As long as she’s not shy with the chemo nurses, I think I’m in this partnership for the long haul.  Eat your heart out, Mort.       

We met with my doctors (liver surgeon, Dr. Tsung, and my trusty oncologist, Dr. Mehta) on Friday.  Apparently my case made it to the UPMC tumor board, whatever that is – a group of specialists that discuss interesting cases, I suppose.  Dr. Mehta likes to brag about me so he told everyone about my triathlon and breath holding skills.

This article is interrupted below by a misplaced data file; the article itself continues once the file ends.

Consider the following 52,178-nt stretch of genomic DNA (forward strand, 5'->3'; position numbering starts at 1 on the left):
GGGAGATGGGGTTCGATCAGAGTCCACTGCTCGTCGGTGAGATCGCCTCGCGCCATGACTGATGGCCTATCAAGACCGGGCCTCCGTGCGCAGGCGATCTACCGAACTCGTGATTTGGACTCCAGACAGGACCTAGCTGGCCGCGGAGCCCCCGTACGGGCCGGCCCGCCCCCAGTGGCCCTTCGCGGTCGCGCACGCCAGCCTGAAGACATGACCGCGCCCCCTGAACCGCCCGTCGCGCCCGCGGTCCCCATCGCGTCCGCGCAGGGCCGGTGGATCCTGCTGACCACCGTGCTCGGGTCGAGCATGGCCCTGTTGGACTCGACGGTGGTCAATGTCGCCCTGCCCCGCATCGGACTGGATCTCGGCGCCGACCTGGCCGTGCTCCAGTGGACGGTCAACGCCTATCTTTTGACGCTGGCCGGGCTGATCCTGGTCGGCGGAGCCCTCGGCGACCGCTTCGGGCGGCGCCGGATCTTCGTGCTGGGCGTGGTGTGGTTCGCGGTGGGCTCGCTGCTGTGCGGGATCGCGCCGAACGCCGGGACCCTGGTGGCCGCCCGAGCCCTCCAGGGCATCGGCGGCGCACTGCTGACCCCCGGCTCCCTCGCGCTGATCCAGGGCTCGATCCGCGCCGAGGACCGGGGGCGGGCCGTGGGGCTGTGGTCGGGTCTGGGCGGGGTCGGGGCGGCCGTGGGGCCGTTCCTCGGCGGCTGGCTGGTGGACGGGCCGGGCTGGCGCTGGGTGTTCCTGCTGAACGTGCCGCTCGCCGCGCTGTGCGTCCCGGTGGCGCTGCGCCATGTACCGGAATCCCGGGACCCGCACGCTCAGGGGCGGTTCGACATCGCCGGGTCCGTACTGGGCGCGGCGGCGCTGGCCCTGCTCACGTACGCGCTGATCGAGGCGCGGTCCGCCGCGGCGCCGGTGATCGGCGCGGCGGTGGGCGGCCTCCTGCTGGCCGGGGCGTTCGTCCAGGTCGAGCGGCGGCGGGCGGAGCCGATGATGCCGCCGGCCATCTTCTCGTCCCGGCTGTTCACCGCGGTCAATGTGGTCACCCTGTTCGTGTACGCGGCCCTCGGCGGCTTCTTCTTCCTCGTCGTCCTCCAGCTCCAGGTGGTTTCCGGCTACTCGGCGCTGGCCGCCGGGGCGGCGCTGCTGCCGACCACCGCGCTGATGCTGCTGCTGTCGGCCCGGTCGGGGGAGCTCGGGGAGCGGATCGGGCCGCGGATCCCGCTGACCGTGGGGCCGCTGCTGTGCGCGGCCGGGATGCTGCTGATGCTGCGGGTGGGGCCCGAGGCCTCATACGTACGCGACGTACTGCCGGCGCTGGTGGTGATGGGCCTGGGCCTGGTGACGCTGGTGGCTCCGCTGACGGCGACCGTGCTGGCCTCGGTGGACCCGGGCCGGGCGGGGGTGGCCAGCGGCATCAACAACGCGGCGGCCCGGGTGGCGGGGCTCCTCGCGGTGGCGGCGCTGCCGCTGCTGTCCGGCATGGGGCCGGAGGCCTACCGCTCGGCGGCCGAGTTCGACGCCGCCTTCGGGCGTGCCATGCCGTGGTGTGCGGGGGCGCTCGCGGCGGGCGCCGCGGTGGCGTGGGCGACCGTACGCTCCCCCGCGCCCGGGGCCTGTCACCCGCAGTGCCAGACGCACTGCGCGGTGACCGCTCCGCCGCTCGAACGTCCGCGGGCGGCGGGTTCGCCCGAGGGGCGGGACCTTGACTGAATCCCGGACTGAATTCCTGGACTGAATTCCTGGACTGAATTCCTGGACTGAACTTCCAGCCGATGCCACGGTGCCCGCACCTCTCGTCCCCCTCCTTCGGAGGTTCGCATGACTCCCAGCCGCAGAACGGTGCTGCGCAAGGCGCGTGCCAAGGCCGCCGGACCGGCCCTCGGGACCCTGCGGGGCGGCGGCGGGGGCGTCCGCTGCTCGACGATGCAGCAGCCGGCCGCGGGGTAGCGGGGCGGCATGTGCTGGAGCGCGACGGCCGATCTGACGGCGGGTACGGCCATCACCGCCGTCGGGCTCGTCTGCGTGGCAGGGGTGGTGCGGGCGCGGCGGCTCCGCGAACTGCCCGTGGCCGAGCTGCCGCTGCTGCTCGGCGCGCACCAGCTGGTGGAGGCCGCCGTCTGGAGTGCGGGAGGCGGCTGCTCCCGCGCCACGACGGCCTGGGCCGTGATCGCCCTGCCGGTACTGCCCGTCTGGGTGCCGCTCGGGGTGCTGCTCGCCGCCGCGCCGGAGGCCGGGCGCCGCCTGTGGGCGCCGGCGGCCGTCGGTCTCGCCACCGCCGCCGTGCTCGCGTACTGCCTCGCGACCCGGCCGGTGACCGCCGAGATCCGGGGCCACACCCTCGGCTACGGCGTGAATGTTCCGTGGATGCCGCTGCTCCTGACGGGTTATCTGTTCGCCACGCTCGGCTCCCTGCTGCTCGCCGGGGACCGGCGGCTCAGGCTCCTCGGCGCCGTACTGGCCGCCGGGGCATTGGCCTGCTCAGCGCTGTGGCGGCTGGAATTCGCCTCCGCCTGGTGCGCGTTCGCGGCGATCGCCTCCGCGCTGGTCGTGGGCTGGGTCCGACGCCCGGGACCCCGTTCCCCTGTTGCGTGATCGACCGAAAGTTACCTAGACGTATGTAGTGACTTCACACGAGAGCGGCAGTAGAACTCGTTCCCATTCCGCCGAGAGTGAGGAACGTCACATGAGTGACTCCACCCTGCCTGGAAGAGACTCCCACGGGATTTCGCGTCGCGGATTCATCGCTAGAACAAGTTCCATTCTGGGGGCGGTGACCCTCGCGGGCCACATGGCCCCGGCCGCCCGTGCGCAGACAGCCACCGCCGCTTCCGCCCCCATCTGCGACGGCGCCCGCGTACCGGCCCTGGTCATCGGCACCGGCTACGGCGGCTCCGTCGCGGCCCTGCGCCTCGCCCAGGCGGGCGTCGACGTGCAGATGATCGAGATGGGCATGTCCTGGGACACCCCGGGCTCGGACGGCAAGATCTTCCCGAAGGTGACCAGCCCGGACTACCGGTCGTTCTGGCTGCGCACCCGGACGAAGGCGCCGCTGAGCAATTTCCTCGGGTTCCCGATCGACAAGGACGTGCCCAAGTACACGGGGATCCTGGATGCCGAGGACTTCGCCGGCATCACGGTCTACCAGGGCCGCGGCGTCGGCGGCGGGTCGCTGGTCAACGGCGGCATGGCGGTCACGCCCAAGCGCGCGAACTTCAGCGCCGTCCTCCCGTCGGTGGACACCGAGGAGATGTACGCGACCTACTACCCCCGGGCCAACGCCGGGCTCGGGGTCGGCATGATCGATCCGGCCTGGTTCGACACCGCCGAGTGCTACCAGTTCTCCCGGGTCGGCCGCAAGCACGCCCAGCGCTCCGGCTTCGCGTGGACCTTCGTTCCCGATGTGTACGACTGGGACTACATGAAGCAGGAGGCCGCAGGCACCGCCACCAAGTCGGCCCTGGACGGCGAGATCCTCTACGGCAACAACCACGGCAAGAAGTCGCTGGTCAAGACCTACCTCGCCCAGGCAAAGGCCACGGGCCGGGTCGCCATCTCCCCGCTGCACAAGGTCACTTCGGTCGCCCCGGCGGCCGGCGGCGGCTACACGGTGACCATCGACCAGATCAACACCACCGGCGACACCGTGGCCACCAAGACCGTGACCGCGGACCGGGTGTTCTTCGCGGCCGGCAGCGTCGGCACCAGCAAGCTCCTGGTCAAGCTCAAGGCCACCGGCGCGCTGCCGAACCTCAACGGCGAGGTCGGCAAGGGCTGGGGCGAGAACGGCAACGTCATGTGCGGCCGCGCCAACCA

We got some good news Friday.  One is that Dr. Tsung doesn’t feel that my cancer is particularly aggressive – it’s been growing slowly, he says.  I wonder if my physical activity and generally anti-cancer lifestyle have helped.  Doctors tend not to think that way, but I think you have to look at the big picture.  How can what we eat and how we live not have an impact?  I’m not saying you can cure yourself with leafy greens but it’s worth giving up the bread and cake to give yourself an edge.  Since my CT scan, I have gotten very serious about my diet.  I am actively attempting to bring my weight down to reduce the amount of fat in my liver (down 11 pounds so far!)  And I am avoiding foods that are known to be cancer-feeding.  So this means:  no sugar, no processed junk, virtually no starches (I’m eating some hummus and beans which have a little starch in them) no red meat or pork, no fruit except berries.  So what I AM eating is:  lots of fish, organic chicken and turkey, organic veggies and some strange things I’ve researched that seem to boost one’s immune system and fight cancer including:  Noni juice, a raw, organic green super food powder, lots of fresh ginger, garlic and turmeric.  The noni juice smells and tastes pretty terrible.  I figure it must be doing SOMETHING if it tastes that awful.  🙂